Federal agents on Saturday searched the home of Anthony Quinn Warner, 63, in connection with the Nashville, Tennessee, explosion on Christmas Day, according to multiple senior federal law enforcement officials.
Authorities said they are investigating whether Warner may have been the person responsible for the bombing, but they said they will continue to follow leads. The investigation is taking place at a home in the 100 block of Bakertown Road in Antioch, according to NBC affiliate WSMV.
A Google Street View image of the address shows a recreational vehicle — which identically matches the description of the RV Nashville police said was used in the bombing — parked in the backyard of Warner’s home. WSMV said the RV was no longer at Warner’s address.
The blast, which police called an "intentional act," left at least three people injured and destroyed 41 buildings and businesses nearby, Tennessee Gov. Bill Lee said in a statement.
Tissue was found after the explosion, and authorities are examining it to confirm whether it could be human remains, according to Metropolitan Nashville Police Chief John Drake.
The blast also damaged an AT&T building, which disrupted 911 emergency services and temporarily grounded planes at Nashville International Airport. Meanwhile, AT&T said it had installed two temporary cell towers downtown to provide service and that other portable sites were being set up.
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Officers arrived at the scene before the explosion Friday, responding to reports of shots fired around 5:30 a.m., and found an RV parked in front of the AT&T building, according to police. A speaker system on the RV was broadcasting a warning about an imminent explosion and telling people to evacuate in what sounded like a recorded female voice.
"They heard the announcements coming from this vehicle, took them seriously and were working to seal the streets to protect folks," said Metropolitan Nashville Police Department spokesman Don Aaron. "We think lives were saved by those officers doing just that."
Betsy Williams, who lives near the site of the blast, said she was awakened by the sound of gunfire, followed by the recorded warning. "It said, 'Evacuate now. There is a bomb in this vehicle,'" she said.
Lee announced Saturday morning that he has requested an emergency declaration from President Donald Trump.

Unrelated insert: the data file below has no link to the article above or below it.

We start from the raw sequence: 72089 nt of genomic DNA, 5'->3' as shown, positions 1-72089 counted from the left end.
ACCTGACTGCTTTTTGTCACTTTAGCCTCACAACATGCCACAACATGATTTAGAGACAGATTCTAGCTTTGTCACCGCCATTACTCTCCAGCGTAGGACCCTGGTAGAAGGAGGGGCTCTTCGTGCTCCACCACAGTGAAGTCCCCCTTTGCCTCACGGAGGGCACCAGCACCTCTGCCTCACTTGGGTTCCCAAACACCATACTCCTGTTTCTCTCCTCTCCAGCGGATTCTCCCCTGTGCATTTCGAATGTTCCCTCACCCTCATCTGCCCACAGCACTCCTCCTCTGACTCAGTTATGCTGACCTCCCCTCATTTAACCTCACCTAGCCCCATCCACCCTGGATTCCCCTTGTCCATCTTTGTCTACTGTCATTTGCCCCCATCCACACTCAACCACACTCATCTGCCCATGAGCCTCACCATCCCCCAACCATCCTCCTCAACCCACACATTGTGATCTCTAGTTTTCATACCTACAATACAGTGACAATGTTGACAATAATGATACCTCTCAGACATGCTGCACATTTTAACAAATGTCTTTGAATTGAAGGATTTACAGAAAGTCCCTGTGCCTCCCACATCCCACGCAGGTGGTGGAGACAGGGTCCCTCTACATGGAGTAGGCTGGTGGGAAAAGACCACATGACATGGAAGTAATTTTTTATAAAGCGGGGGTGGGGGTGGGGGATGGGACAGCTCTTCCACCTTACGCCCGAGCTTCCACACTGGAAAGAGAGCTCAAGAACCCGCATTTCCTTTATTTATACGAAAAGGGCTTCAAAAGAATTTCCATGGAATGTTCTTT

“The severity and magnitude of the current situation is such that effective response is beyond the capabilities of the State and affected local governments,” Lee wrote in a statement.
The governor subsequently made a more specific request for Federal Emergency Management Agency assistance with recovery and "debris removal," according to a statement.
Nearly $300,000 has been raised for information in the arrest and conviction of a suspect involved in the explosion. Nashville Convention and Visitors Corp. President and CEO Butch Spyridon said Friday that the organization offered $10,000 toward a reward, but the amount has since been raised to $34,500.
“Like everyone, we woke up this Christmas morning to the horrible news of the explosion on Second Avenue. Our hearts, thoughts, and prayers are with all involved or affected,” Spyridon said in a statement. “This is when we show the world who we are. Thank you all for everything you do for our city, and stay safe. I believe in Nashville.”
Clay Travis, a Fox Sports host, also offered $10,000 for anyone who could provide information leading to the arrest of a suspect.
On Friday evening, Marcus Lemonis, host of CNBC's "The Profit," said on Twitter that he pledged $250,000 toward the reward and expressed his horror over the explosion.
"We can’t have our streets terrorized like this," Lemonis said. "Let’s spread the word and help the city solve this."
Officials said they do not know the motive in the bombing, but local and federal authorities are investigating. Currently, officials are tracking down over 500 leads and tips.
CORRECTION (Dec. 26, 2020, 1:49 p.m. ET): A previous version of this story misstated the surname of the Fox Sports host who offered $10,000 for information leading to the arrest of a suspect in the bombing. He is Clay Travis, not Davis.